Special for Africa ExPress
19th September 2021
Versione in italiano
In the twenty five years since the Taliban first came to power in Afghanistan , much has changed. However, the Taliban still wants Afghan women to don their traditional cage, the Burka.
In 1996, when the group first captured Kabul, a Taliban official facing questions from western journalists was challenged on their position regarding women’s issues. This included girls’ education, working women, and widows forced to be the breadwinner for their family. Sher Mohammad Abbas Stanikzai, acting foreign minister of the ‘Islamic Emirate of Afghanistan’ accused the assembled western news media of spreading Anti-Taliban propaganda, refuting claims that the group were against women education.
He claimed that the order for women and girls to stay out of schools and offices was temporary, only put in place until the government was able to provide separate spaces for education and work, away from men and boys. The foreign minister also assured the western press that widows and other female breadwinners would be paid to remain at home, saved from having to work.
Twenty-five years on and in one of its first acts, the Government of the Islamic Republic of Afghanistan, (a.k.a the Taliban) removed girls in Afghanistan from all education post-secondary school, whilst women with jobs have been ordered to stay at home. Meanwhile, Boys and male teachers have been ordered to return to their classrooms and jobs, often taking the place of their female relatives.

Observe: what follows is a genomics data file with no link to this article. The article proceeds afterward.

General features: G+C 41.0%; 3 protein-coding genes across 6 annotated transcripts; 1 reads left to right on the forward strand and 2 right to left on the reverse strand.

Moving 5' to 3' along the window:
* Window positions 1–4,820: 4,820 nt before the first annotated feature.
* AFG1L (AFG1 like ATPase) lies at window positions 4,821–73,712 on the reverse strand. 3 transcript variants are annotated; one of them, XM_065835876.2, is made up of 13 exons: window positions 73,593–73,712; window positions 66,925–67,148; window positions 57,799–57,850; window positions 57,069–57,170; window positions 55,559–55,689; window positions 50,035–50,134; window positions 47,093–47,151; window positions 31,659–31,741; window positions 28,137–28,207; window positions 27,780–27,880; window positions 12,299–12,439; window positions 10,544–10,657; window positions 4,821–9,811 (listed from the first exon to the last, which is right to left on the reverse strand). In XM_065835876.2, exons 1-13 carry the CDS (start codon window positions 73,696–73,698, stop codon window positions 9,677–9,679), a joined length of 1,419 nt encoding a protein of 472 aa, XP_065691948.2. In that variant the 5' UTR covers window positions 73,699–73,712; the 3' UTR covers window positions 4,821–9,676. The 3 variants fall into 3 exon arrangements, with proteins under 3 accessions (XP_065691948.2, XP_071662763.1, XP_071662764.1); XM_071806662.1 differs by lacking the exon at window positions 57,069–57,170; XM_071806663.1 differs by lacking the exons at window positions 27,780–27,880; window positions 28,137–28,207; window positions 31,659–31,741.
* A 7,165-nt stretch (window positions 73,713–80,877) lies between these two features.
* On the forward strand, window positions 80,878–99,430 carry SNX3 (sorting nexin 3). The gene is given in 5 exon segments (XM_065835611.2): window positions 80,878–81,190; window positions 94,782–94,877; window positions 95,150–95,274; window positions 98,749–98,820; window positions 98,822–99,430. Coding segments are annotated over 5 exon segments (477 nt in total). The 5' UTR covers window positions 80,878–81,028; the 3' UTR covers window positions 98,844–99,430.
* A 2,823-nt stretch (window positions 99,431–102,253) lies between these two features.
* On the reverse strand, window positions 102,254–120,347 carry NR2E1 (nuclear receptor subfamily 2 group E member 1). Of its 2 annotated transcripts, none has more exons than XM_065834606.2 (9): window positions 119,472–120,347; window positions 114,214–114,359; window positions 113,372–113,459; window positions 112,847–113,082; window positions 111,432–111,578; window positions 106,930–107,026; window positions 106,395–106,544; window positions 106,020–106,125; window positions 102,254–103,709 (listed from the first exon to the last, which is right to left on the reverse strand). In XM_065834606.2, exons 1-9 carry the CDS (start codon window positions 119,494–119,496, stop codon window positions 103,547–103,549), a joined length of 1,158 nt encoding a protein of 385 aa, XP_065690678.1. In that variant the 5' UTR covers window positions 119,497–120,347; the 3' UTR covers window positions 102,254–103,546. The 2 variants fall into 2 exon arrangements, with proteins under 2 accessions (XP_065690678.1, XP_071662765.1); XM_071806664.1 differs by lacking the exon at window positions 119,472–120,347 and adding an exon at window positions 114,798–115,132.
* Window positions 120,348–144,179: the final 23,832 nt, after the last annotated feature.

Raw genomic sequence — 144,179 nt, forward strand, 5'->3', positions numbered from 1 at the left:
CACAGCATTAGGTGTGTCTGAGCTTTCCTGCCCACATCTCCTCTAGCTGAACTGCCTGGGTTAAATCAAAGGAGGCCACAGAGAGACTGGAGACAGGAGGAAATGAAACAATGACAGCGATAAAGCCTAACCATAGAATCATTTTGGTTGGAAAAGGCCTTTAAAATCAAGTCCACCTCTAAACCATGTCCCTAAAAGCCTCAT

The Taliban appears to be full of the same false promises, claiming girls secondary schools will reopen soon, with little evidence supporting this promise. Afghan girls have the most to fear if history does repeat itself, with their mothers generation deprived of education with high rates of illiteracy.
When the ministry of women affairs was officially replaced with the “Promotion of Virtue and Prevention of vice”, the Taliban government immediatelyacted to restrict women’s fundamental rights. Female employees are no longer allowed to work in the government ministries with men. On September 16, 2021 a group of Afghan female breadwinners gathered to protest the new regime in Kabul/Afghanistan, asking, “When there is no ministry, what should an Afghan woman do? How will we feed our families?”
Banning 50% of the Afghani population from school and work is clear and unabashed discrimination and a direct attack on the rights of these women and girls. Now, more than ever, Afghan women need the support of Women Leaders, Communities, Organizations and Foundations from around the world to fight with them for their rights and identities.
*Author of the book “Burka: Not My Identity”
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